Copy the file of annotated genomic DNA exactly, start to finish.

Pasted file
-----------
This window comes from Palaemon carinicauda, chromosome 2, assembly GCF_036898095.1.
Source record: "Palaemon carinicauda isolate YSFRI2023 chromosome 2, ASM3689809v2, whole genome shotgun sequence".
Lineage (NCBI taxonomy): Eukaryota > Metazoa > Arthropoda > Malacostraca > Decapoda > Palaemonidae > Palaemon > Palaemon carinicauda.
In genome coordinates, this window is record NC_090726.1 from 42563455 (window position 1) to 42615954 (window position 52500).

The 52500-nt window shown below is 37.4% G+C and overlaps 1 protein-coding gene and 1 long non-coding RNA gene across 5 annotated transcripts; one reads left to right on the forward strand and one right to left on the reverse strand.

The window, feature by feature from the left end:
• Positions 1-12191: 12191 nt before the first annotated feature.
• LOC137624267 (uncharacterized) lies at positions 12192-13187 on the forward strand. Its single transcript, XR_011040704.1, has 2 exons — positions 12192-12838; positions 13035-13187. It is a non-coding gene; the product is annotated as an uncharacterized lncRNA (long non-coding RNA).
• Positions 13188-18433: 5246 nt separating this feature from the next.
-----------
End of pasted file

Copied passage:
This window comes from Palaemon carinicauda, chromosome 2, assembly GCF_036898095.1.
Source record: "Palaemon carinicauda isolate YSFRI2023 chromosome 2, ASM3689809v2, whole genome shotgun sequence".
Lineage (NCBI taxonomy): Eukaryota > Metazoa > Arthropoda > Malacostraca > Decapoda > Palaemonidae > Palaemon > Palaemon carinicauda.
In genome coordinates, this window is record NC_090726.1 from 42563455 (window position 1) to 42615954 (window position 52500).

The 52500-nt window shown below is 37.4% G+C and overlaps 1 protein-coding gene and 1 long non-coding RNA gene across 5 annotated transcripts; one reads left to right on the forward strand and one right to left on the reverse strand.

The window, feature by feature from the left end:
• Positions 1-12191: 12191 nt before the first annotated feature.
• LOC137624267 (uncharacterized) lies at positions 12192-13187 on the forward strand. Its single transcript, XR_011040704.1, has 2 exons — positions 12192-12838; positions 13035-13187. It is a non-coding gene; the product is annotated as an uncharacterized lncRNA (long non-coding RNA).
• Positions 13188-18433: 5246 nt separating this feature from the next.